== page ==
BySky Chadde, Midwest Center for Investigative Reporting, and Kyle Bagenstose, Veronica Martinez Jacobo and Rachel Axon, USA TODAY |
The meatpacking industry has evolved into a marvel of modern efficiency, producing 105 billion pounds annually of poultry, pork, beef and lamb destined for dinner tables across America and the world. That’s nearly double what it produced three decades ago.
But its evolution came at a cost. The same features that allow a steady churn of cheap meat also provide the perfect breeding ground for airborne diseases like the coronavirus: a cramped workplace, a culture of underreporting illnesses, and a cadre of rural, immigrant and undocumented workers who share transportation and close living quarters.
ByKaren Liu, Midwest Center for Investigative Reporting |
Rural nursing homes are buffeted with a number of issues that often lead to understaffing and low quality of care. In addition, some nursing homes in rural areas are closing because of financial challenges.
It’s really no wonder that the latest Pew Research Survey said that just 17 % of Americans currently trust government to do the right thing all or most of the time. In all fairness it just isn’t the current POTUS. Trust in the federal government has been declining for years in the wake of a boatload of poorly mishandled crisis – the invasion of Iraq, the response to Hurricane Katrina, the Deepwater Horizon oil well explosion, the inability to sign up for the Affordable Care Act to name just a few.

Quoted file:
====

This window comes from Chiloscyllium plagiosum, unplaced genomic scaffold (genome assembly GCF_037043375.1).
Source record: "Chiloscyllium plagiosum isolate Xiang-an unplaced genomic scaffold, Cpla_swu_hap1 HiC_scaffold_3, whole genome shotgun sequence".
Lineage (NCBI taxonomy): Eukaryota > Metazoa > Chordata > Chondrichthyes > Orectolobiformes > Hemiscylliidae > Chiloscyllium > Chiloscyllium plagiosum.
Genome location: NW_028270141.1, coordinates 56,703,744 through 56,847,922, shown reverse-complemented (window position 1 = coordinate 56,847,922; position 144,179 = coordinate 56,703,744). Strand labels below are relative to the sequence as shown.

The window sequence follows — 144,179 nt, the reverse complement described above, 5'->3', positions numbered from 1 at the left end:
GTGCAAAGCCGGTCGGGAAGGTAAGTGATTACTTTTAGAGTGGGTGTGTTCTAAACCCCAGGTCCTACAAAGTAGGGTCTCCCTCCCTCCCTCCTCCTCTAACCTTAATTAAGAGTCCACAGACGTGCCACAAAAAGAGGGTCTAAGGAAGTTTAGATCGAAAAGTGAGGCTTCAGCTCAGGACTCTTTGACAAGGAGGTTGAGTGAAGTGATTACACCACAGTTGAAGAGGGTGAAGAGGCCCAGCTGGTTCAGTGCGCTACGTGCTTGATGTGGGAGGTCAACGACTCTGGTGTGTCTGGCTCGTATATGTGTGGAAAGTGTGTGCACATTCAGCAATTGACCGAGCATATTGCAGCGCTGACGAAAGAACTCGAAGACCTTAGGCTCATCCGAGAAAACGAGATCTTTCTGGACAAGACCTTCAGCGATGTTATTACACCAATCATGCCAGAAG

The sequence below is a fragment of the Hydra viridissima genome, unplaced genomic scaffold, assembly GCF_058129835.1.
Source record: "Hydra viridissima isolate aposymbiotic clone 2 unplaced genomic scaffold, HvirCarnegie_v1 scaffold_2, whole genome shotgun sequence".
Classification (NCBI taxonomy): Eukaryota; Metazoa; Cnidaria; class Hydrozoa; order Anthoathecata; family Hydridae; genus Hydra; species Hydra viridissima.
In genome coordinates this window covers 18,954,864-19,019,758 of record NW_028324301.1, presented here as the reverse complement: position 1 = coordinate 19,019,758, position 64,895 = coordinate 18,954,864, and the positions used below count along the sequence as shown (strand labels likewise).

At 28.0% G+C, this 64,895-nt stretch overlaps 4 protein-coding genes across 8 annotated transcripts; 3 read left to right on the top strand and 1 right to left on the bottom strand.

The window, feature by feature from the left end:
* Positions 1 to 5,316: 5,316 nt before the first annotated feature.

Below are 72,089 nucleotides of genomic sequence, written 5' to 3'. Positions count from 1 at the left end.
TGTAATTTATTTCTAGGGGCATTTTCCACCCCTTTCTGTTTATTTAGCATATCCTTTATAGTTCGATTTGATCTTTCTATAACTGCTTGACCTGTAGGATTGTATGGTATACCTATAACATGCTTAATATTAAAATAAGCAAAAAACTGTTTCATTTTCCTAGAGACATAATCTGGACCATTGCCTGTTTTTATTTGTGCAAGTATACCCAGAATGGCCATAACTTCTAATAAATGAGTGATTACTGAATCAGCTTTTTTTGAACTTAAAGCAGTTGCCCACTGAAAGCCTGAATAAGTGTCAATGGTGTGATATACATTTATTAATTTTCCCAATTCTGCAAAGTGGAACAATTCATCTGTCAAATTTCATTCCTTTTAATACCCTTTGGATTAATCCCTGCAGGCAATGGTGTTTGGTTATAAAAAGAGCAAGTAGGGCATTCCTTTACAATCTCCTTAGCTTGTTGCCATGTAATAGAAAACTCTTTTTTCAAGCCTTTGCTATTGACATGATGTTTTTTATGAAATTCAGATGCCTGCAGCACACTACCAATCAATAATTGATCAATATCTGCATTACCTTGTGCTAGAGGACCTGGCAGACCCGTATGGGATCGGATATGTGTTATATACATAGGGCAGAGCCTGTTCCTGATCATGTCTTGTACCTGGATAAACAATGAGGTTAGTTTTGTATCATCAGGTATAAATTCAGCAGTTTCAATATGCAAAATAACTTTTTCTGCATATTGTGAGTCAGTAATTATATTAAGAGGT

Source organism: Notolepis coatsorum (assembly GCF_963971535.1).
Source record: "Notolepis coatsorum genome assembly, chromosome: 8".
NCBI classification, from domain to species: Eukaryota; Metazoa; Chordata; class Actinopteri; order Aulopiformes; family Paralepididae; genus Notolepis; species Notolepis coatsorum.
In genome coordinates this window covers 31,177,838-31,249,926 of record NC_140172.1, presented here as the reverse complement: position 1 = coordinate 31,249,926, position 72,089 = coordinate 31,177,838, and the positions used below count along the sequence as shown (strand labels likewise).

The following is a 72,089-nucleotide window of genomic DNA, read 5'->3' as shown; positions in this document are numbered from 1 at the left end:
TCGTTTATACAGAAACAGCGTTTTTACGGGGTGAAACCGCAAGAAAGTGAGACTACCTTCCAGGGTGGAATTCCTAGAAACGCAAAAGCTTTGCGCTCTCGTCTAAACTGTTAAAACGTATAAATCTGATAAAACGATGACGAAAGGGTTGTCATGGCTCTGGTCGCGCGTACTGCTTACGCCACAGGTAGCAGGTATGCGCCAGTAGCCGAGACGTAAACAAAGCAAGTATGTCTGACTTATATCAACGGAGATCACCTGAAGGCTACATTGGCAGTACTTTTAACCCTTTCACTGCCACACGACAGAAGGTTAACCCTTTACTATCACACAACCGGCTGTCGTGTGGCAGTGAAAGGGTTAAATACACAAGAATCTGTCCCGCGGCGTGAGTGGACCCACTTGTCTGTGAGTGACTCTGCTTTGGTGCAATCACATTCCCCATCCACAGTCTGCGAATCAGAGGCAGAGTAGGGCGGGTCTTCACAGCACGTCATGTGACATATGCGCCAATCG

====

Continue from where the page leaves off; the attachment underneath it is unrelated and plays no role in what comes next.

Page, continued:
Rantoul Foods will partially shut down Monday to undergo additional sanitization following a mass testing event at the plant Friday and Saturday that found 27 more cases of Covid-19 among employees, according to a company release. The total number of employees that contracted the illness is now at 82.
BySky Chadde, MIdwest Center for Investigative Reporting and Kyle Bagenstose, USA TODAY |
At least 170 plants in 29 states have had one or more workers test positive for the coronavirus. Some of those workers also have infected others, which is included in the count. At least 45 workers have died.
These letters establish the U.S. Department of Agriculture's (USDA) clear expectations for the implementation of President Donald J. Trump's Executive Order signed last week. The President's Executive order directs plants to follow the Centers for Disease Control (CDC) and the Occupational Safety and Health Administration (OSHA) guidance specific to the meat processing industry to keep these critical facilities open while maintaining worker safety.